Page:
What could these events have in common? Each extremely complex task is accomplished by individuals following very simple rules. But to make the drones do it, a bit of nature's magic must be captured in a mathematical formula. "Nature may not proactively use mathematics, nor does it have foresight. It behaves in ways driven by feedback, implicit drive for adaptation, and a certain degree of apparent randomness," said Souma Chowdhury, PhD, assistant professor of mechanical and aerospace engineering in the University at Buffalo's School of Engineering and Applied Sciences. "But we can look at what kind of mathematical principles define that behavior. Once we have that, we can use it to solve very complex problems." Chowdhury is pioneering a way to program a team of drones to quickly map an oil spill. His computational efforts, in a paper which he co-authored with UB students Zachary Ball and Philip Odonkor, were presented in January at the American Institute of Aeronautics and Astronautics' Science and Technology Forum. The study, called "A Swarm-Intelligence Approach to Oil Spill Mapping using Unmanned Aerial Vehicles," optimized and simulated a five-drone swarm that can map a nearly one-kilometer wide spill in nine minutes. To make that work, Chowdhury had to overcome the lack of communication bandwidth typical of a flying ad hoc network and the short battery life of off-the-shelf drones. Following the principles partly inspired by the dynamics of a flock of birds, Chowdhury devised a method for the drones to quickly record whether they are over water, oil or the edge of the spill. In addition, the drones assume that the space around the oil they have spotted is also oil, although that is recorded as less than certain. This simple information is shared with the other drones in the swarm, as opposed to sharing actual images or video, which would require too much bandwidth. "Communication is the foundation of any swarm," he said. As the drones move from point to point over the spill, they avoid going over space that other drones have already covered. Thus, with five drones making observations every five seconds, the size of the spill can be determined quickly.The drones also fly to their base, on a boat, when their batteries get low. The drones that replace them on the search already have the information from all the other drones, so they avoid previously mapped locations."The thematic focus of my lab is developing computational design approaches that take inspiration from nature," Chowdhury said. The low computer power—each drone can operate with a $35 Raspberry Pi computer—keeps costs low. Chowdhury's approach accomplishes a complex task using simple agents. "There is no need for human interaction during its entire mission," he said. "That's the big deal." Another big deal is the cost. Chowdhury's approach assumes simple, affordable drones, which makes it accessible to many more people. "This task can be accomplished by off-the-shelf drones that cost under $1,000. All they need is to have a simple drone-mountable camera system and use our software," he said. Collision avoidance is another challenge for the swarm, and here too, Chowdhury is following nature's simple rules. In recent work reported by the University of Queensland, researchers watched very carefully how parrots never crashed into each other. They observed through tunnel experiments that they always veer to the right, a simple rule that keeps every member of the flock safe. Chowdhury's lab is exploring how using similar principles, drones can pre-emptively turn a certain angle to the right when they sense another flying member of the swarm. He is writing that in a companion paper to be submitted to another international conference later this year. Swarming drones could be used elsewhere, such as mapping forest fires or other natural disasters. It's possible they could be used to help locate people trapped after an earthquake by changing the type of cameras used.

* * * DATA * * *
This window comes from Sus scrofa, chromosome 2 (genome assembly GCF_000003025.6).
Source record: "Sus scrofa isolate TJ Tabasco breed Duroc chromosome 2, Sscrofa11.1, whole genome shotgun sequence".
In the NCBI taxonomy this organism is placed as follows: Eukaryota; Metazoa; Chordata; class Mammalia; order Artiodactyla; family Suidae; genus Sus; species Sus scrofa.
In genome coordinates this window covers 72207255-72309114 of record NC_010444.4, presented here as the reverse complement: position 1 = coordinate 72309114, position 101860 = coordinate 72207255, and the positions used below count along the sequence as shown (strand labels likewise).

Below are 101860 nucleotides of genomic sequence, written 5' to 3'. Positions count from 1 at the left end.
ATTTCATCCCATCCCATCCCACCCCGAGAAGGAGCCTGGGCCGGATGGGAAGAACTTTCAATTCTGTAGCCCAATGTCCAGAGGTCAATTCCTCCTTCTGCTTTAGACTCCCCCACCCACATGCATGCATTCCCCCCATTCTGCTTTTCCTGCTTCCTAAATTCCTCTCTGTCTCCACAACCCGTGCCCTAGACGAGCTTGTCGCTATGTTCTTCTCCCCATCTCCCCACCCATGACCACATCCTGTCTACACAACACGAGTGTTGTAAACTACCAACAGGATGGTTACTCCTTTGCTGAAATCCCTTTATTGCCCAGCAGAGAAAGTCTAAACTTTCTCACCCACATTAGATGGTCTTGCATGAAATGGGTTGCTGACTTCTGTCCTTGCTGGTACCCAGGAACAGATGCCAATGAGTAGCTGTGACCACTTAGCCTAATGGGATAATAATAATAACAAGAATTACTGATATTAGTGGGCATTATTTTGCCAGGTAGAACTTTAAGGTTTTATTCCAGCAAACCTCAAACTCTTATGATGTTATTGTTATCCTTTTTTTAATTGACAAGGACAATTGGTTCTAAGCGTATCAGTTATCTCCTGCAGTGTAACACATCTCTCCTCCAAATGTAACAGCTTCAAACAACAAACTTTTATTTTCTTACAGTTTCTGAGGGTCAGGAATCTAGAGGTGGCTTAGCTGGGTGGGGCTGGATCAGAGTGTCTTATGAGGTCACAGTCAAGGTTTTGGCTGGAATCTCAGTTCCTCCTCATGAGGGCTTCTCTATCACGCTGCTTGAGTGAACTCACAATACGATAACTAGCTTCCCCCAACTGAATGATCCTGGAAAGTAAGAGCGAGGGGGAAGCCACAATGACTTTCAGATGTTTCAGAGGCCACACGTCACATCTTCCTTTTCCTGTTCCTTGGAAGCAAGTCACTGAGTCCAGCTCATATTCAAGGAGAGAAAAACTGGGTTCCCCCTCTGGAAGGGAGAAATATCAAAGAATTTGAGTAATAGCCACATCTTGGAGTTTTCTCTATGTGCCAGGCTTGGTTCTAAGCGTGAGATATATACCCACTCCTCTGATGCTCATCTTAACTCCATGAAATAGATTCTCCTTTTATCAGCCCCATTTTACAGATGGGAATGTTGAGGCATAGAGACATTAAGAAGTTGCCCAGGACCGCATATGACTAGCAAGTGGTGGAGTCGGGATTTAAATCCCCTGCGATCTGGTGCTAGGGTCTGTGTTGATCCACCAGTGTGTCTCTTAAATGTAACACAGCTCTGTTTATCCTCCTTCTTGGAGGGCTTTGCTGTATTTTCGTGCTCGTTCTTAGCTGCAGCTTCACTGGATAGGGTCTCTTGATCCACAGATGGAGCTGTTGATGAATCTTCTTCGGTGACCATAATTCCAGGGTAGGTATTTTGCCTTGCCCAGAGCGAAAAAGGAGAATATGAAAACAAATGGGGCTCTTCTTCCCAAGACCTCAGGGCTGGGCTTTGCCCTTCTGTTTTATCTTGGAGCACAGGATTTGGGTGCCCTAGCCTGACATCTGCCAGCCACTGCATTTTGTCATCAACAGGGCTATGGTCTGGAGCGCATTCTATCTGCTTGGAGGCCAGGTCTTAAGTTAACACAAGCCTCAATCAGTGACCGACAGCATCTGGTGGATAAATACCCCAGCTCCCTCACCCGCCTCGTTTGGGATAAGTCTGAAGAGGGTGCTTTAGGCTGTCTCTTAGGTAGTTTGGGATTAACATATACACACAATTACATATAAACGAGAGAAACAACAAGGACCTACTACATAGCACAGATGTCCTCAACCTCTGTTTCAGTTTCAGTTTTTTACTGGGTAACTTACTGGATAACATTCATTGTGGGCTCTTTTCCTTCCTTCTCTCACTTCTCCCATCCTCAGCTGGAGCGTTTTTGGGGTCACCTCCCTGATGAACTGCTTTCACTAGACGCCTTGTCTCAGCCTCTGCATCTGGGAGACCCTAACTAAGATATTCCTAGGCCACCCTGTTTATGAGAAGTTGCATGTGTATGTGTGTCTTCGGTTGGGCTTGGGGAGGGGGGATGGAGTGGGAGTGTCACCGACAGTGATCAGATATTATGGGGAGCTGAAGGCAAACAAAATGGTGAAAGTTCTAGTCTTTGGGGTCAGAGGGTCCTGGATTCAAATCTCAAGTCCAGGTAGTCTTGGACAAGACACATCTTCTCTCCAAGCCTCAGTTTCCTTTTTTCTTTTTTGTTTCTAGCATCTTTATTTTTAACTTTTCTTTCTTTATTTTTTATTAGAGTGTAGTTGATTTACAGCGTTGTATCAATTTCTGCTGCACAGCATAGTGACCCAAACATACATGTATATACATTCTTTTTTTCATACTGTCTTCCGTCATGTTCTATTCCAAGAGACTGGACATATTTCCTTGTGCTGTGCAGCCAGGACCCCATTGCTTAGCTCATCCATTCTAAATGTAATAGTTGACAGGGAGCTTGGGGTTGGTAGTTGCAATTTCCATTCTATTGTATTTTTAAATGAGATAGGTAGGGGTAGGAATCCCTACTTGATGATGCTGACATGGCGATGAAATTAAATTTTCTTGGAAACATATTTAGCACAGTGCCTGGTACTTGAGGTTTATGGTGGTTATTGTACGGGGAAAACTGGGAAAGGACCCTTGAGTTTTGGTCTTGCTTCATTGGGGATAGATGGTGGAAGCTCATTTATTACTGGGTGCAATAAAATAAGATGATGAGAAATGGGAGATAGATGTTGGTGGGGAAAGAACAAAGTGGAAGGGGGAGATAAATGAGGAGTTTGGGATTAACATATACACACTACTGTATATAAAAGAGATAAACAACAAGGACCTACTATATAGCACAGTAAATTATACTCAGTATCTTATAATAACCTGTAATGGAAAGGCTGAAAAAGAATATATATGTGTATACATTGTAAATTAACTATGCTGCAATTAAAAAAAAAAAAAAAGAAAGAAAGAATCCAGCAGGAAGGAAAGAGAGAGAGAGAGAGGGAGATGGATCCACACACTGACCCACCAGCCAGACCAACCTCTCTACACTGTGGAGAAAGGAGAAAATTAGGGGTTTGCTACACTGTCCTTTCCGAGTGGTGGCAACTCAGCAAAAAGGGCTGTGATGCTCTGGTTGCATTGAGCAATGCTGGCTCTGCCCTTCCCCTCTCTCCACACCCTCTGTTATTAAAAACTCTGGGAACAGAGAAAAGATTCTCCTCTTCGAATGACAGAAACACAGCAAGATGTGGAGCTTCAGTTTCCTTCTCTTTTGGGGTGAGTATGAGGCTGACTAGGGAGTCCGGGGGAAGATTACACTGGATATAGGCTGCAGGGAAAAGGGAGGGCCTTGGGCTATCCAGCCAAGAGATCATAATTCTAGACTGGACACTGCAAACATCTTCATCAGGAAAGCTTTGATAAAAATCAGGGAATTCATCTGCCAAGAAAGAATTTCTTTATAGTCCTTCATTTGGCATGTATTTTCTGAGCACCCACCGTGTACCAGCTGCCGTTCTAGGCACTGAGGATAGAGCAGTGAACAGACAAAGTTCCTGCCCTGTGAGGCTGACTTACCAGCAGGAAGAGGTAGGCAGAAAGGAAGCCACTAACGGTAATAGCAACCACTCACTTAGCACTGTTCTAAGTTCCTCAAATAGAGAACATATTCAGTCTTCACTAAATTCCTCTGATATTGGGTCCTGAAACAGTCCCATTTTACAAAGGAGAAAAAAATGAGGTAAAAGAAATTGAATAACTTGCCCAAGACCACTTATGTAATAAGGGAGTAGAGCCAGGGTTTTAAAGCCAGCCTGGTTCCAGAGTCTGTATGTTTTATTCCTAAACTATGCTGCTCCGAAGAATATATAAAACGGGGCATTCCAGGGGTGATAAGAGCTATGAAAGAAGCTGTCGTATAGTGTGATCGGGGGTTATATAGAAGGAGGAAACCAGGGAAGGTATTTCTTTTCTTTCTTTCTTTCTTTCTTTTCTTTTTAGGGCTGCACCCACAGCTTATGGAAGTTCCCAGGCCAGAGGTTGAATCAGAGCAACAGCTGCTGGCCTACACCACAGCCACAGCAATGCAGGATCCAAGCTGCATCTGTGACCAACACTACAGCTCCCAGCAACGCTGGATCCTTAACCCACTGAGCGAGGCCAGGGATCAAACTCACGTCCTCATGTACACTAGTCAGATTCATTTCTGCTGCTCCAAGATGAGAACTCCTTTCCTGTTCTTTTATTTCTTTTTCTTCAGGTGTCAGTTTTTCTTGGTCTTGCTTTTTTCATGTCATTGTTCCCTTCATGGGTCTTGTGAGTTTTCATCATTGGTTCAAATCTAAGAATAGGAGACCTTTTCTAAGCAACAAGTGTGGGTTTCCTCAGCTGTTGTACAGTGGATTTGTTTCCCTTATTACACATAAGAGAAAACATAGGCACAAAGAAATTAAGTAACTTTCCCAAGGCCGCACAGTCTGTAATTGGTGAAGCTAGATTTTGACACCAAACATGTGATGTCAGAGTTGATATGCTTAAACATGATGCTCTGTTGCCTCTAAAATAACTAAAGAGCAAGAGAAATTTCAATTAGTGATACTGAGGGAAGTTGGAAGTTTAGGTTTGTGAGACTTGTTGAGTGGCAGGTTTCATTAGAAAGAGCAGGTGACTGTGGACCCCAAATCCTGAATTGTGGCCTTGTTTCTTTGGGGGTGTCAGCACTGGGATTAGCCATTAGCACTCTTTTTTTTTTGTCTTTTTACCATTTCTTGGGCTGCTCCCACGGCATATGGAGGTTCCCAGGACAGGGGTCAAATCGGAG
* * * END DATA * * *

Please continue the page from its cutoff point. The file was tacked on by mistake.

News Article | February 27, 2017
Site: www.eurekalert.org